Friday, April 27, 2012

The Hawk's Nest: Conquering Mission Peak

Date: June 3, 2011
Place: Mission Peak Regional Preserve, Fremont, California
Difficulty: strenuous

Mission Peak, view from Lake Elizabeth, Fremont

For several years the triangular peak towering over the city of Fremont has tantalized me, teasing me and calling me to ascend it. Early last summer I finally preempted one Friday morning and conquered it.
I parked my car in the tiny lot at the east-most end of Stanford Ave. Fremont. I was lucky to find a spot just vacated by someone else. Normally, as I found out on subsequent visits, the lot is full as are all the curbs of the nearby streets.
I met my first bird on that hike right at the trailhead, standing on its manmade nesting box:

Tree swallow

 The trail that begins at this parking lot is the Ohlone Wilderness Trail, which ends at Del Valle Regional Park in Livermore. Mission Peak is merely the first lag of this trail.
This trail, gravel-packed and wide nearly all the way to the summit, is also highly used by people who ascend it for exercise. I therefore decided to go up Peak Meadow Trail, where I was all by myself.
My trail labeled on a map downloaded from the Mission Peak page of the East Bay Regional Parks District site. 
All by myself except for a number of cows that looked at me blankly. I crossed the cattle gate and left them behind. At that point the trail became much steeper and I had to stop for a breather every now and then.
Last spring was pretty wet and the hills were still very green and spotted with wildflowers.


It was a clear, quiet day. A perfect day to go flying.
A red-tail hawk
I turned right onto Horse Heaven Trail and kept ascending, crossing a cute little creek in my path. There were plenty of flowers around.

Bellardia trixago

















A flower?











No. These are already the seeds of Blow-Wives (Achyrachaena mollis)!












Water flowing from McClure spring:










It is a beautiful but very slow ascend. Soon I meet the Grove trail but despite the soreness in my legs I continue onward, onto the Peak Trail. It doesn't look very far now.


Finally, I reached the summit. I removed my small backpack, had a good stretch and sat down to eat my breakfast and appreciate the view.
It took me 2.5 hours to reach the peak, and when I arrived I saw that someone already beat me to it:

A horned lark

The view to the north-east. You can see Mt. Diablo in the horizon:



And the view to the south-west:



After some time I got cold so I got up, shouldered my pack and headed down the north side of the Peak Trail, which connects to the Ohlone Wilderness Trail. On the way down I encountered the first non-domestic mammal: a busy ground squirrel.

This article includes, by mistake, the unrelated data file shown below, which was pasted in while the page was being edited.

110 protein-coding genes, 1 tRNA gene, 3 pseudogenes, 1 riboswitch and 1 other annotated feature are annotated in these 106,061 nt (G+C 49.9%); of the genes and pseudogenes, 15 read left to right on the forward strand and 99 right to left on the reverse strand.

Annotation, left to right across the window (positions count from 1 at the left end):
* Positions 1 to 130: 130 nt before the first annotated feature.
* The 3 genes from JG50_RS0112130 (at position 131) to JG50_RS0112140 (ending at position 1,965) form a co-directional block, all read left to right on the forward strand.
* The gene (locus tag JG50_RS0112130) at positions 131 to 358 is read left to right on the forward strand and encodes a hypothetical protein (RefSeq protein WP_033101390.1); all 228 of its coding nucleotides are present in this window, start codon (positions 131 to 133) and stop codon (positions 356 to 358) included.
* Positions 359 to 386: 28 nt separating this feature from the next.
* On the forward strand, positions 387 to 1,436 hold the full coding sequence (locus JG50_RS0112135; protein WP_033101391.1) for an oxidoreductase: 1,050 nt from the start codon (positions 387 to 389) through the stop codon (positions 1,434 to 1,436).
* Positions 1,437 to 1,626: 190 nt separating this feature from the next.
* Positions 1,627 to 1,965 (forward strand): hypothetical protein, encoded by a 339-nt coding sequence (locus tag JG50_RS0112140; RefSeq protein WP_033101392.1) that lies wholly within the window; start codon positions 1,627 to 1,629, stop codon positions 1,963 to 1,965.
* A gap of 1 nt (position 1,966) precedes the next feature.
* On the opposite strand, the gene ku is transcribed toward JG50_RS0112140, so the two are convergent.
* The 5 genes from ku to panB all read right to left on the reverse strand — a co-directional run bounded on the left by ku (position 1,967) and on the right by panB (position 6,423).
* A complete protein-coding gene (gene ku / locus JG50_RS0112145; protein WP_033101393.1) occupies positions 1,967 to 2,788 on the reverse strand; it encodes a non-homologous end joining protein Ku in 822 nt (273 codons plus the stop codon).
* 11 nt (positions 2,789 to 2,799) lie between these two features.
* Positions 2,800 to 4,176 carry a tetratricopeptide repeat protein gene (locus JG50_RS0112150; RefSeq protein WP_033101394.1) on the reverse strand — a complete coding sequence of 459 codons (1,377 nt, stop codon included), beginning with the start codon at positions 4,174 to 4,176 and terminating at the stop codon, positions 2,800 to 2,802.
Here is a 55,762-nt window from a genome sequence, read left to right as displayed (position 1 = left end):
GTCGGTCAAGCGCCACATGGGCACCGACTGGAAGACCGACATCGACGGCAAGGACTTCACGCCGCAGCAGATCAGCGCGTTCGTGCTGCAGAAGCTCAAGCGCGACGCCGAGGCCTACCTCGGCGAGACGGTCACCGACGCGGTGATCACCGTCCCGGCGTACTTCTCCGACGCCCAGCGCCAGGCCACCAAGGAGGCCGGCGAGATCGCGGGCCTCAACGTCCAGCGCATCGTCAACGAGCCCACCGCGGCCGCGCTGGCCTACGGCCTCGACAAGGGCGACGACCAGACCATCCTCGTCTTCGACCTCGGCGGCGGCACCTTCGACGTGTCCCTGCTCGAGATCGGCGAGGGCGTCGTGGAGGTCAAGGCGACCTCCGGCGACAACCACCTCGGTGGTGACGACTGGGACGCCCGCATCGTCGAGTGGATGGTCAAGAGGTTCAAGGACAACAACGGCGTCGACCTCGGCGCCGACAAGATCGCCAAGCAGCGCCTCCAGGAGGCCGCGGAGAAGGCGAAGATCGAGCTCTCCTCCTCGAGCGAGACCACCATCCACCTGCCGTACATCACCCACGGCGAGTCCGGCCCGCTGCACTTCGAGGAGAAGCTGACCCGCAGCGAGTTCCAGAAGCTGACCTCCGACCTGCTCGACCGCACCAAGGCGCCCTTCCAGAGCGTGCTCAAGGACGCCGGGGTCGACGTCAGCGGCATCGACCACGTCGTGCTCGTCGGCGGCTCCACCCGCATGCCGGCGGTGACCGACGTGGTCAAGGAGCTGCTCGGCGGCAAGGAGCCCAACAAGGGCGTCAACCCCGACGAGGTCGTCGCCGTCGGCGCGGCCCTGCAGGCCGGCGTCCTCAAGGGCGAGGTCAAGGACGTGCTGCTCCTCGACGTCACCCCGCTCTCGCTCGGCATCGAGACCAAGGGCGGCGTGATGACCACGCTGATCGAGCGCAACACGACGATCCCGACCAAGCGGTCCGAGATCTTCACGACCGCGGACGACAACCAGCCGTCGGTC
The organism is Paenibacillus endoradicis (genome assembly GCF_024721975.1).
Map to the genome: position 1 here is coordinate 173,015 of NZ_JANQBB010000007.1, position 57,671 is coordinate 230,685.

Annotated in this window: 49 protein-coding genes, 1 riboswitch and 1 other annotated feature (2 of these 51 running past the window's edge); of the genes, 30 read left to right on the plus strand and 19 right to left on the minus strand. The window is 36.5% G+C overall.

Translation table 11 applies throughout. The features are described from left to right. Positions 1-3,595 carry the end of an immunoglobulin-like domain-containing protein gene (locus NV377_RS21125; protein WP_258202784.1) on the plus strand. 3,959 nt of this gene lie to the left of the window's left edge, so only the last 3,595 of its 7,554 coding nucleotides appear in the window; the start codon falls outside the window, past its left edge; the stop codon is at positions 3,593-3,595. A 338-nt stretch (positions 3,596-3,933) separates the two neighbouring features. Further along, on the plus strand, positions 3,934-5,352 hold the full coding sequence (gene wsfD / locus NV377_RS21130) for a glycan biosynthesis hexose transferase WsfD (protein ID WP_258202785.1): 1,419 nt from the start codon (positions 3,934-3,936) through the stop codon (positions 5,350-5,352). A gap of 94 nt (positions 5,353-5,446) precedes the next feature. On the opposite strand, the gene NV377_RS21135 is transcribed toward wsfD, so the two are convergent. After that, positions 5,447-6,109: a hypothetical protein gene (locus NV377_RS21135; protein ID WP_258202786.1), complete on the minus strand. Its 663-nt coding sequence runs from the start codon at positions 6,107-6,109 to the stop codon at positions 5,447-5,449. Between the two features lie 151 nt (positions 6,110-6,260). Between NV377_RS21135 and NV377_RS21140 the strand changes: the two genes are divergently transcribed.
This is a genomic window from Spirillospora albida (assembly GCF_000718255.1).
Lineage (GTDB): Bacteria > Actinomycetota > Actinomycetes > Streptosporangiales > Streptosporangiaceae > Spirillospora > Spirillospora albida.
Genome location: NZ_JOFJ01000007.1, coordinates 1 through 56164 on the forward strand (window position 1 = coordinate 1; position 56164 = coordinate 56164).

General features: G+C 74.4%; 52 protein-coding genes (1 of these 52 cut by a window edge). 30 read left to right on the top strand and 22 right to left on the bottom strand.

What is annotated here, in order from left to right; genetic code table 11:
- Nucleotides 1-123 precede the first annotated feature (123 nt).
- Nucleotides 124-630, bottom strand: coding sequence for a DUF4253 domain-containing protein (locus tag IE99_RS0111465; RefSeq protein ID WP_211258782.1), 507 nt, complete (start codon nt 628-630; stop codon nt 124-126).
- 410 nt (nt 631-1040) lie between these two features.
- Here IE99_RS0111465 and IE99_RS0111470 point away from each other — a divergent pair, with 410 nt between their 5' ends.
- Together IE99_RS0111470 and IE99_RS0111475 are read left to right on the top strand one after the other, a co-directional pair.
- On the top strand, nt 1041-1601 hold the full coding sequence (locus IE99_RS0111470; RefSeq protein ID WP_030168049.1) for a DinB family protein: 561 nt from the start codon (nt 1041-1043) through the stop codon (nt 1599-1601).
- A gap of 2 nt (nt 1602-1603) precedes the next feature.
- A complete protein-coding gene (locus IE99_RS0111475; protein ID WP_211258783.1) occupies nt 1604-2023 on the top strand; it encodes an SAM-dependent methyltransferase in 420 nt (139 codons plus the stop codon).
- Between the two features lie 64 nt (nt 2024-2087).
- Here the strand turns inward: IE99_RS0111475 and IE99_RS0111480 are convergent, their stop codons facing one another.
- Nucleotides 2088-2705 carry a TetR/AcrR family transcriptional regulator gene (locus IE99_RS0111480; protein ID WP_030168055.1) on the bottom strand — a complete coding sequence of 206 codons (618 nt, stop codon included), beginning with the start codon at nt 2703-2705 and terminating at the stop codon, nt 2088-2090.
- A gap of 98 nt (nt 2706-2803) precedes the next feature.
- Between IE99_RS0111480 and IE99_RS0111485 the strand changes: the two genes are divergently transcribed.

I headed westward and downward on the Ohlone Wilderness Trail and soon found myself among quite a few people, most of them chatting in pairs or in small groups. The single ones were absorbed in their headphones. No one else seemed to be carrying a camera.
I found that going down was more difficult for me than going up, and that the gravel made it even more difficult.
A cattle fence along the path and on one of the fence posts I saw this cutie:

House Wren

I but further down the trail was keenly watched by a single coyote:


And the day's best treats were still to come. Soon after the coyote I saw this beauty sitting on a bush:

Lazuli Bunting, male
I was almost all the way down when a commotion in the nearby grass caught my ear. I turned and saw two ground squirrels messing up with a something. That something turned to be a rattle snake!
The squirrels kept harassing the snake and chasing it away. It kept snapping at them, rattling noisily the whole time. But what I found most amazing was that people were going up and down the trail without paying the slightest attention to the unfolding drama so close!

The last lag of this hike I had to run so to not be late to pick up the little chickas from school. All and all it was an amazingly rewarding hike of nearly 5 miles with nearly 2700'' elevation gain. It took me about 4 hours from start to finish.
It was nearly a week before I could walk normally again.  




Friday, April 20, 2012

A Morning Stroll in Garin/Dry Creek Pioneer Regional Park


Date: April 20, 2012
Place: Garin/Dry Creek Pioneer Regional Park, the East Bay, California
Difficulty level: moderate.

Trail: Tolman Peak Trail. Labeled below on the map downloaded from the Garin page of the East Bay Regional Parks District site.
Dry Creek Pioneer is found south of Garin Regional Park, by the hills east of Union City and south Hayward. There are several nice trails in that park and this morning I hiked, for the first time, its southmost trail of Tolman Peak.

I parked by the Dry Creek park entrance (no fee required there) and started walking on May Trail, but almost immediately I turned right onto High Peak Loop Trail. I started at 9:15 am and it was already hot. I regretted not bringing my hat and was grateful for every tree along the trail.

The hills east of Union City are mostly grassy with occasional patches of trees, which are usually found on the north-facing slopes and along the narrow grooves between the hills. The trees are nearly all oaks, but by the water there are also quite a few laurels and maples.